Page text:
becomes a command vessel during Covid 19

If there is one thing I have learned (being an 80s child) which has been highlighted by this pandemic is that people have an intrinsic fear of the unknown. They like to build a strong castle and stare out via social media through their own little arrow slits at an ever-changing landscape but with a feeling of safety and security. I throw this in because looking at social media it would appear that some people possibly spend far too long or worse become obsessed with boat ownership, striving for perfection that cannot be reached but feeling safe and secure each weekend in familiar surroundings.

Ok where is this psychology lesson leading us? We all need different challenges in life and different interests. One of mine has always been motorbikes. So we need a way of combining boating and motorcycles, but first we need to sort out Dawntreader's interior as cheaply and quickly as possible because now when I do go there at 6 o'clock on a Friday night I won't be leaving until Monday morning. Nor can I leave the boat for more than say 20 minutes during that time.

Simon Woollen, Dawntreader shower roomOn with the show.

I am bored of painting and luckily stumbled on vinyl sheeting (sticky back plastic to you and I). It has transformed the interior: glue on some angle plastic here and there and the boat suddenly looks almost new.

It comes in a vast array of colours and styles but I have gone for oak, plain white and pine.

Top tip is to use an old hair dryer to warm it up and using the special felt squeegee tool keep working out the air bubbles.

It’s so good, so cheap and so instant that you soon get hooked on it.

To the point I have completely remodelled the shower in pine effect over the old tiles for less than 20 quid.

One issue with boats is that we have leftovers from DIY projects at home and start using them on board and nothing matches or blends in. Covering my cheap hard board bunk sides with Wood effect sticky back plastic has hidden some real sins and is waterproof to boot. The effect has knocked 20 years off the age of the boat.

Simon Woollen interior of DawntreaderNow I need somewhere really comfy to sit and doze during the day, for this idea of combining motorbikes and boating will mean that on occasion I will still be up at three am.

My chairs that I built to recline into a day bed have been perfect for this but needed extra cushions, so I bought Mrs W a new sofa for forty quid and took the cushions from our old one. A bread knife trims the foam to the exact size and the old Singer hand sewing machine deals with the rest.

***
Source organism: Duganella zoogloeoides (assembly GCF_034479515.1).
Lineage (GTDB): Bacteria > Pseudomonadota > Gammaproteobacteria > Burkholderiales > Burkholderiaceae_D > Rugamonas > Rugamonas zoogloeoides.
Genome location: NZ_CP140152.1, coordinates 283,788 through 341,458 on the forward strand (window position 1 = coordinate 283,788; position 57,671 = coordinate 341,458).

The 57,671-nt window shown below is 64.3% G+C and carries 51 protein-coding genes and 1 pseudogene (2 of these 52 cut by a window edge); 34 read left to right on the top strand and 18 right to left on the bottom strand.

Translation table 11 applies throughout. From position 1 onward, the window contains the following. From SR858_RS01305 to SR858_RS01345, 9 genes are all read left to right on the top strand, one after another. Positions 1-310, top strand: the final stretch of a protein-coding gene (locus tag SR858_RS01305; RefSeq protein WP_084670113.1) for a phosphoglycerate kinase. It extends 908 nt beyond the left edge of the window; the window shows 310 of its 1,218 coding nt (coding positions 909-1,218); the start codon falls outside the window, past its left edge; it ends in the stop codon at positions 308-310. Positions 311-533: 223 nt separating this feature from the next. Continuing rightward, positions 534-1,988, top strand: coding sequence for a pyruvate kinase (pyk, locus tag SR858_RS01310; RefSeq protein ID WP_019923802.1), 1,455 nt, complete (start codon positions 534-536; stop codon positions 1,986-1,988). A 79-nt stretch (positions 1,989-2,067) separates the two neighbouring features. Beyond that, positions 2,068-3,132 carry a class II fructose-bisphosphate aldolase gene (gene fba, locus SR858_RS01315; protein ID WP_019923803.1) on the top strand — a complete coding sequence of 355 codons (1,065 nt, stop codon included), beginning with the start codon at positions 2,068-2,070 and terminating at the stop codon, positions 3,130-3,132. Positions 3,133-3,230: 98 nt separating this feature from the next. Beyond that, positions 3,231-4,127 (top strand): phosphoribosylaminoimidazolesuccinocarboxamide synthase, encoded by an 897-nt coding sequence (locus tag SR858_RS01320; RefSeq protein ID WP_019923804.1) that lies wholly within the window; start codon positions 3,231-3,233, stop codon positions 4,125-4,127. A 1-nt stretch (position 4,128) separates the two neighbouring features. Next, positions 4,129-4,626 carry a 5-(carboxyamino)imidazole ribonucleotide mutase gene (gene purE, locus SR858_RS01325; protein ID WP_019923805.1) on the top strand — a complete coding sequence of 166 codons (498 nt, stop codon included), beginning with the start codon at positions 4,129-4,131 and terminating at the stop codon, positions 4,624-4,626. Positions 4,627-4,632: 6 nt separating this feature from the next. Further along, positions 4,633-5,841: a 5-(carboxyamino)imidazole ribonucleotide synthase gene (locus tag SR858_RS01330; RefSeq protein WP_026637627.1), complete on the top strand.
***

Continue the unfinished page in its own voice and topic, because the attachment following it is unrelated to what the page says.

Around the front window was finally sorted by using cheap tongue and groove stuck on with resin adhesive and given plenty of coats of varnish to stop it warping.

Why am I doing all of this? Because I am going to be staring at it for 48 hrs on end, and for once I am doing it to make me feel better and not to please or impress someone else. I finished it off with some cheap plastic trim.

I need a desk or table to work from and the fold down cockpit picnic table has been ideal, stowing easily out of the way and can be moved about – this is so often overlooked when thinking about interiors.  I can take those folding bunk frames I made out into the cockpit and put my feet up, making an endless combination of seating as required. Rather than the static 4 -seater that takes up a third of an interior and no one is really comfy eating off.

Next, I need enough power for lap top, phone etc.

I have read reams on this with cleaver sine wave invertors etc., yeah I haven’t got time.

So some cheapish battery packs , enough to last a weekend, and I'm ready to go.

Simon Woollen, interior of Dawntreader used to co-ordinate Somerset bood bikers

Then decent lighting: a leading internet seller had some plug-in map lights for cars going cheap - I suppose sat-navs have made them redundant - so I snapped them up.

They can be plugged into a variety of cigarette lighter sockets around the boat, giving me ample movable spot lamps depending on where I am on board.

Ok, so what am I doing with motorbikes and boats?

I am a Blood Bike volunteer and on the weekends that I am acting as Co Ordinator,  I lock myself on DT and respond to 60 odd calls for help from hospitals all around Somerset on a 24 hour basis.

Dt has been an ideal base for this , it's out the way, has a good phone signal, and doesn’t wake Mrs W up at 3 am!

It makes me use the boat in a completely different way, which means you think about what you need in a completely different way and where you need it - even stupid things like hand grips by the door as you hurtle through to answer an emergency phone call or a simple master switch by the bunk side to hit the lights when trying to record who where and what at silly o’clock.

And finally, when the sheer chaos and exhilaration of a busy weekend is over there is a stronger connection between boat and owner, as you feel you have been on a long voyage and the boat provided the comforting factor of a known and safe world.

Simon Woollen receiving Queen's Award for Voluntary Work


I have been busy both on board and with Blood bikes during the pandemic. Someone thought it would be a good idea to offer 24/7 cover in Somerset (which is a big county!). Anyway I have spent many a weekend confined to the boat with maps etc., organising everything from COVID samples to emergency medication. We did win the Queen's Medal for Voluntary Service though and DT has become a command vessel - which suits her "Action Stations - this is not a drill" kind of thing, especially at 3 in the morning!